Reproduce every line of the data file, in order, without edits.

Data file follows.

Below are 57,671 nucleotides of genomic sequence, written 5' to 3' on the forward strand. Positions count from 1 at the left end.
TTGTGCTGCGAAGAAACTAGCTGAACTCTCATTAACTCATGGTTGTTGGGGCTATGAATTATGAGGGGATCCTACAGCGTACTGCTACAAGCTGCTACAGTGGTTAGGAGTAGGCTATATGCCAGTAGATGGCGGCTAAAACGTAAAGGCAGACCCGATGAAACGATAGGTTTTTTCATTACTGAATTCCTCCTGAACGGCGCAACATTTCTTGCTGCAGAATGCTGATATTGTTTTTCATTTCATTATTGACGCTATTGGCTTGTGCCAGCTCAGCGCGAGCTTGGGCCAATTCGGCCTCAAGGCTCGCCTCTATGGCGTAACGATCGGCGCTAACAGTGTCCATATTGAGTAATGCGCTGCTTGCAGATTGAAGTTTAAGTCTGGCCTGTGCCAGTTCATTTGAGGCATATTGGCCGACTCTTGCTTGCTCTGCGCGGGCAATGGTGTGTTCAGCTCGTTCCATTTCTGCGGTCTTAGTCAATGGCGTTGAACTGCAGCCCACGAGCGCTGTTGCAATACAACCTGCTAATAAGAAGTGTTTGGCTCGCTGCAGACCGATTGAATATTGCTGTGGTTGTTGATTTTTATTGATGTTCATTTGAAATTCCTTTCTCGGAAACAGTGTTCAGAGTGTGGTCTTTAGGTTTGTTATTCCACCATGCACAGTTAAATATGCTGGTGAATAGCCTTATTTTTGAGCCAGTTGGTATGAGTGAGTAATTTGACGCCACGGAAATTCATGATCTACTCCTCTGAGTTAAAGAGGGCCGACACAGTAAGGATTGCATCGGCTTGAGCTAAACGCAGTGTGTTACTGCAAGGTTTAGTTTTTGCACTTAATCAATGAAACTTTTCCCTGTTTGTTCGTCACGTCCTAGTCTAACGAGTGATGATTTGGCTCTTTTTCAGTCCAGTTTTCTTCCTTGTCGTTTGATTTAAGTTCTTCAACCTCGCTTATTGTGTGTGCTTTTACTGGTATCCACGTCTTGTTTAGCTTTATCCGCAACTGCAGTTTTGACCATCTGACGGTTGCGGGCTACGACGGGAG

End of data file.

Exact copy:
Below are 57,671 nucleotides of genomic sequence, written 5' to 3' on the forward strand. Positions count from 1 at the left end.
TTGTGCTGCGAAGAAACTAGCTGAACTCTCATTAACTCATGGTTGTTGGGGCTATGAATTATGAGGGGATCCTACAGCGTACTGCTACAAGCTGCTACAGTGGTTAGGAGTAGGCTATATGCCAGTAGATGGCGGCTAAAACGTAAAGGCAGACCCGATGAAACGATAGGTTTTTTCATTACTGAATTCCTCCTGAACGGCGCAACATTTCTTGCTGCAGAATGCTGATATTGTTTTTCATTTCATTATTGACGCTATTGGCTTGTGCCAGCTCAGCGCGAGCTTGGGCCAATTCGGCCTCAAGGCTCGCCTCTATGGCGTAACGATCGGCGCTAACAGTGTCCATATTGAGTAATGCGCTGCTTGCAGATTGAAGTTTAAGTCTGGCCTGTGCCAGTTCATTTGAGGCATATTGGCCGACTCTTGCTTGCTCTGCGCGGGCAATGGTGTGTTCAGCTCGTTCCATTTCTGCGGTCTTAGTCAATGGCGTTGAACTGCAGCCCACGAGCGCTGTTGCAATACAACCTGCTAATAAGAAGTGTTTGGCTCGCTGCAGACCGATTGAATATTGCTGTGGTTGTTGATTTTTATTGATGTTCATTTGAAATTCCTTTCTCGGAAACAGTGTTCAGAGTGTGGTCTTTAGGTTTGTTATTCCACCATGCACAGTTAAATATGCTGGTGAATAGCCTTATTTTTGAGCCAGTTGGTATGAGTGAGTAATTTGACGCCACGGAAATTCATGATCTACTCCTCTGAGTTAAAGAGGGCCGACACAGTAAGGATTGCATCGGCTTGAGCTAAACGCAGTGTGTTACTGCAAGGTTTAGTTTTTGCACTTAATCAATGAAACTTTTCCCTGTTTGTTCGTCACGTCCTAGTCTAACGAGTGATGATTTGGCTCTTTTTCAGTCCAGTTTTCTTCCTTGTCGTTTGATTTAAGTTCTTCAACCTCGCTTATTGTGTGTGCTTTTACTGGTATCCACGTCTTGTTTAGCTTTATCCGCAACTGCAGTTTTGACCATCTGACGGTTGCGGGCTACGACGGGAG